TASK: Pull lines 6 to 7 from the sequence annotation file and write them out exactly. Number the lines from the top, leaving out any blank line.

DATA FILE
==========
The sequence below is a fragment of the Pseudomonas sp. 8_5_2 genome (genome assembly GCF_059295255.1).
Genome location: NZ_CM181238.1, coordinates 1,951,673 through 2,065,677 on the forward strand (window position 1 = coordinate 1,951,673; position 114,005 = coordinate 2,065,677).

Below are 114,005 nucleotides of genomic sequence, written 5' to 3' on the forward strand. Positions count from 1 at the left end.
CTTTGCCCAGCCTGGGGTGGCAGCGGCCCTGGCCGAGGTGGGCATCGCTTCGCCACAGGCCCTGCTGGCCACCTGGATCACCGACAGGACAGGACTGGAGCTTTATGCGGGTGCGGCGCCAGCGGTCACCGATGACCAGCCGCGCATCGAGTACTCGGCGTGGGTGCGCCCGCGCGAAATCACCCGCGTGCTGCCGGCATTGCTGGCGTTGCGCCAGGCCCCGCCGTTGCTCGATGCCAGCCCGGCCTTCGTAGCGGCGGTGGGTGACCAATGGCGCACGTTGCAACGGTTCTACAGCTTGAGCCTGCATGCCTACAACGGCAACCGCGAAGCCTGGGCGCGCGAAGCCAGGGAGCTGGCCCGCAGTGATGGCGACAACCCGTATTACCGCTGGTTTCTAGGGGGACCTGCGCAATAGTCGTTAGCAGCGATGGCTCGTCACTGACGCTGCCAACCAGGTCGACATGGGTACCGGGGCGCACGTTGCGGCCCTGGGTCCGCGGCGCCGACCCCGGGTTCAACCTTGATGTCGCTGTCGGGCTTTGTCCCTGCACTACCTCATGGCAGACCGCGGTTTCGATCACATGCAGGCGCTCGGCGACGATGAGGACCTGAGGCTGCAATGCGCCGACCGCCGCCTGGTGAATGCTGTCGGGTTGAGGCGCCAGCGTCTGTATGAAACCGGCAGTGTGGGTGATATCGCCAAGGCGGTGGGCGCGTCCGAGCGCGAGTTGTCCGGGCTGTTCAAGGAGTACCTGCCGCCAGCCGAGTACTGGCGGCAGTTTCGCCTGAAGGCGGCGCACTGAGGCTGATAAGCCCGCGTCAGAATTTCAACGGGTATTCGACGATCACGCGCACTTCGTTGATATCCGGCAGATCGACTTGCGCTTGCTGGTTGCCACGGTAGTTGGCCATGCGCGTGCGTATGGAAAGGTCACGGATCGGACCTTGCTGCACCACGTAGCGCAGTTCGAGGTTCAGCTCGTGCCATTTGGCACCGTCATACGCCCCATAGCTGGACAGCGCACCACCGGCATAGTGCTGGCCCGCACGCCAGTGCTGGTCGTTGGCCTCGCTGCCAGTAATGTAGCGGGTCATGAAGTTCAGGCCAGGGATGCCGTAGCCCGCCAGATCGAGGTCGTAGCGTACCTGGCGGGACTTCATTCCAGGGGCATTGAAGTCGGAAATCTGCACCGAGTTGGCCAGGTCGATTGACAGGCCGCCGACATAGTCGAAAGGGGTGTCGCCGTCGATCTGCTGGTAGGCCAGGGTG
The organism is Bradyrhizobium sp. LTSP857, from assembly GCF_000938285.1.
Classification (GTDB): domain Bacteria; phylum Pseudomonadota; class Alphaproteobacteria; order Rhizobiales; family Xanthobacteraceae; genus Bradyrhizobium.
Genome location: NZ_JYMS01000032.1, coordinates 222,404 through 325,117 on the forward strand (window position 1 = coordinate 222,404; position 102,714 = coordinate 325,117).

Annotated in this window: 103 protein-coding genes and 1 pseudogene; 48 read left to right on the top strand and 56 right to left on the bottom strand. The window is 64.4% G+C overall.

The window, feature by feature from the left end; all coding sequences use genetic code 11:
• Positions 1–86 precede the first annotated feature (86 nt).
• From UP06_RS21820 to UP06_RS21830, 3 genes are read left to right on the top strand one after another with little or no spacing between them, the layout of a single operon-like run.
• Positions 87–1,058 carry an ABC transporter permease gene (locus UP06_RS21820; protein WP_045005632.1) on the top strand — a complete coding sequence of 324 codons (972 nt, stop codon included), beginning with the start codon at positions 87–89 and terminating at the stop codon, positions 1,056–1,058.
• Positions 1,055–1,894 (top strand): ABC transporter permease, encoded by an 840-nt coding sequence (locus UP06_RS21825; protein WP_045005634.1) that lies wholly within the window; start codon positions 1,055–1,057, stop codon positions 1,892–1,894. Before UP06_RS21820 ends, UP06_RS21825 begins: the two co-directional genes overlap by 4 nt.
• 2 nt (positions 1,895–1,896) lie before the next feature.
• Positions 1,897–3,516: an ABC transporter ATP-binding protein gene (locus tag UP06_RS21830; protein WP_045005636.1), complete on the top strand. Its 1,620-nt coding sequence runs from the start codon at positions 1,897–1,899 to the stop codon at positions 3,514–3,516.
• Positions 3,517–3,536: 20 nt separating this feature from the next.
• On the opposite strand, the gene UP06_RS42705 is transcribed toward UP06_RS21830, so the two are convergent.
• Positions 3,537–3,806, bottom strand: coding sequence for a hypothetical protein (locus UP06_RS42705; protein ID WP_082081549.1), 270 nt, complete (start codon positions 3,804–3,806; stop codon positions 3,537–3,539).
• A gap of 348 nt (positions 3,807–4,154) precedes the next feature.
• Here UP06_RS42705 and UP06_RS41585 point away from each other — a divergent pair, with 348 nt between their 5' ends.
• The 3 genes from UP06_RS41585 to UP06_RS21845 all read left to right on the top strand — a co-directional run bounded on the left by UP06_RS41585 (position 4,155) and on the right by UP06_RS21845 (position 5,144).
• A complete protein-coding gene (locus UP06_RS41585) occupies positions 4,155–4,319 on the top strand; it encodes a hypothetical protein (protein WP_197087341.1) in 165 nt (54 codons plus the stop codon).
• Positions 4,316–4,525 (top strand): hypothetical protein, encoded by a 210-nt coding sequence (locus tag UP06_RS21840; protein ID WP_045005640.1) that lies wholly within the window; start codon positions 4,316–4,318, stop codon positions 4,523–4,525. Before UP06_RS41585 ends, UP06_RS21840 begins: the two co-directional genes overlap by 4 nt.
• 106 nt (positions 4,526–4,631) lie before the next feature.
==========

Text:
Classification (GTDB): domain Bacteria; phylum Pseudomonadota; class Alphaproteobacteria; order Rhizobiales; family Xanthobacteraceae; genus Bradyrhizobium.
Genome location: NZ_JYMS01000032.1, coordinates 222,404 through 325,117 on the forward strand (window position 1 = coordinate 222,404; position 102,714 = coordinate 325,117).